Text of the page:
In a case brought by a Slovakian environmental organisation concerning protection of the brown bear, the ECJ has ruled that it is competent to decide whether a provision of the Aarhus Convention has direct effect.
The Aarhus Convention was concluded by the EU and all of the Member States on the basis of joint competence. The provision of the Convention at issue in this case, Article 9(3), concerns the right to be heard in environmental proceedings. Article 9(3) has not yet been implemented into EU law by means of secondary legislation. Nevertheless, the ECJ held that even though the specific issue has not yet been subject to EU legislation, since it relates to a field in large measure covered by EU law, it falls within the scope of EU law.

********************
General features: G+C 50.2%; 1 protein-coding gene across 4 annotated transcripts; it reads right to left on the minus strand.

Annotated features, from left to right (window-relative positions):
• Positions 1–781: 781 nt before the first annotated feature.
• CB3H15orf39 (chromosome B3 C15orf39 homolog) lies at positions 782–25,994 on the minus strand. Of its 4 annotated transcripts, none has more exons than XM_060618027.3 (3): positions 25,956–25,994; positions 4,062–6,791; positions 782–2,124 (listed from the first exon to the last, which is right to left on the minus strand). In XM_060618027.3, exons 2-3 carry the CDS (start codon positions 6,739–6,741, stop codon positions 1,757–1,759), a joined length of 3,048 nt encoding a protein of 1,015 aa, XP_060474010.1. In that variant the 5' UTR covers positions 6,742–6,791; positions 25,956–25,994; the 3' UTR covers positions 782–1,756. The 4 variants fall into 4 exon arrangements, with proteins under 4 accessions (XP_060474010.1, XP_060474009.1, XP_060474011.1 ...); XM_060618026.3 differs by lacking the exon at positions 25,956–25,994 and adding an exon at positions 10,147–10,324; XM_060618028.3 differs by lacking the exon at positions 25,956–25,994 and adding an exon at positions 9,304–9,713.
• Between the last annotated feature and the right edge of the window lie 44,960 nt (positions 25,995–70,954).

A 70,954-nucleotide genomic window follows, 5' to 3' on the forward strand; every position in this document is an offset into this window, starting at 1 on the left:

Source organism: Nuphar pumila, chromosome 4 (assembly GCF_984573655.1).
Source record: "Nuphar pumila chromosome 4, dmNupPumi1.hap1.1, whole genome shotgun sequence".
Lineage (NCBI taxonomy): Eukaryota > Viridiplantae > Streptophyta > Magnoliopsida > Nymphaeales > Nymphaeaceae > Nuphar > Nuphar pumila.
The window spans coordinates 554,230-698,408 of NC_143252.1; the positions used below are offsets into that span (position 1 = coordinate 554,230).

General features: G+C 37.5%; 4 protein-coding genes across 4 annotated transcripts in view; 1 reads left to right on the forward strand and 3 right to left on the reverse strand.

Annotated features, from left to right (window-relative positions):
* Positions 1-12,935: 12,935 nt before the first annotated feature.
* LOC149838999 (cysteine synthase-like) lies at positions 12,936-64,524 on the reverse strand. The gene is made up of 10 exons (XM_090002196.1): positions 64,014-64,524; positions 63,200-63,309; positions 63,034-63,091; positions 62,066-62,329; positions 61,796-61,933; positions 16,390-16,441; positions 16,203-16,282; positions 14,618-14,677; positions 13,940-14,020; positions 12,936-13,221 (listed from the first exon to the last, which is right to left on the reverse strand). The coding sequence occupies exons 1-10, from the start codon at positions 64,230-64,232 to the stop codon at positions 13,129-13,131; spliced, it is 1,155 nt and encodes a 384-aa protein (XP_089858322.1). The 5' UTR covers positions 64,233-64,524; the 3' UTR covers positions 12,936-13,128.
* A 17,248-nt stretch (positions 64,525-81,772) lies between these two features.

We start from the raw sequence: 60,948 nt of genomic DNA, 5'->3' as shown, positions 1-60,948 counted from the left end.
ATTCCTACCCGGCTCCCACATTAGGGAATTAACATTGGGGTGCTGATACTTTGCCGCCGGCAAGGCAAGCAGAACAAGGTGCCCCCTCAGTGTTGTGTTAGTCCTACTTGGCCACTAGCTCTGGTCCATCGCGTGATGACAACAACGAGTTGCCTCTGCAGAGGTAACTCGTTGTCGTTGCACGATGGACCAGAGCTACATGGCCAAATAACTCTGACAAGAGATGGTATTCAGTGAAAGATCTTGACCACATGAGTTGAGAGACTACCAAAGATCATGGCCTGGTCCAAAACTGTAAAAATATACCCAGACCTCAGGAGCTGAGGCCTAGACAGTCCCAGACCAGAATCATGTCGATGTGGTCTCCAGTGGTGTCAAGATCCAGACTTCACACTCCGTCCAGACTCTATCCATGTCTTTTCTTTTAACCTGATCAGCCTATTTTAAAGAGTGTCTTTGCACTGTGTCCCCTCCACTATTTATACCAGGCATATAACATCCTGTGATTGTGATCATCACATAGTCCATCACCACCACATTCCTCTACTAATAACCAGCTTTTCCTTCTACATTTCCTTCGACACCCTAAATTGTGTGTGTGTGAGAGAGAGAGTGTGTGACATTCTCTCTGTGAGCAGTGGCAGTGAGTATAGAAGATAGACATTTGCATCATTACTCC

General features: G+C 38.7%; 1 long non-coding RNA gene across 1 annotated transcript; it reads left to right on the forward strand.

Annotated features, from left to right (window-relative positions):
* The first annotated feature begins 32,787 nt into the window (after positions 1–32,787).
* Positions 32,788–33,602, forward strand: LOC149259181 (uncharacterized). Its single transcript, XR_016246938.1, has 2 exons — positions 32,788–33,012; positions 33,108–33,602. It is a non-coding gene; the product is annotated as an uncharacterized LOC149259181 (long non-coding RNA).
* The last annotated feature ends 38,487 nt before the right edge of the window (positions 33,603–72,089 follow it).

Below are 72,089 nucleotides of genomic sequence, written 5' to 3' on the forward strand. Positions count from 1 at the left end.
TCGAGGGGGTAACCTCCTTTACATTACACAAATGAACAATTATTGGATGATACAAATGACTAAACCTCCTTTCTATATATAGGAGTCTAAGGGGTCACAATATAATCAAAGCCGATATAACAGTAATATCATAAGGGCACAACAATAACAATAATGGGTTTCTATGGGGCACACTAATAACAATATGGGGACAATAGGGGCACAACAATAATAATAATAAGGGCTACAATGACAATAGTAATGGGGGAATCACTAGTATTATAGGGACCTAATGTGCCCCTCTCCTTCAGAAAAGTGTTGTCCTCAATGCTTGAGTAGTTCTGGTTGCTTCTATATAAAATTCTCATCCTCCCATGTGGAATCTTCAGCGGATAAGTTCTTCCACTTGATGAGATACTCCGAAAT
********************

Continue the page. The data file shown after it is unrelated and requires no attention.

The ECJ went on to rule that Article 9(3) is not sufficiently clear and precise to have direct effect. Nonetheless, the principle of effectiveness requires national courts to interpret their national law in a way which, to the fullest extent possible, is consistent with the objectives laid down in Article 9(3) of the Aarhus Convention.
The judgment is here.
Jemima Stratford QC appeared for the United Kingdom.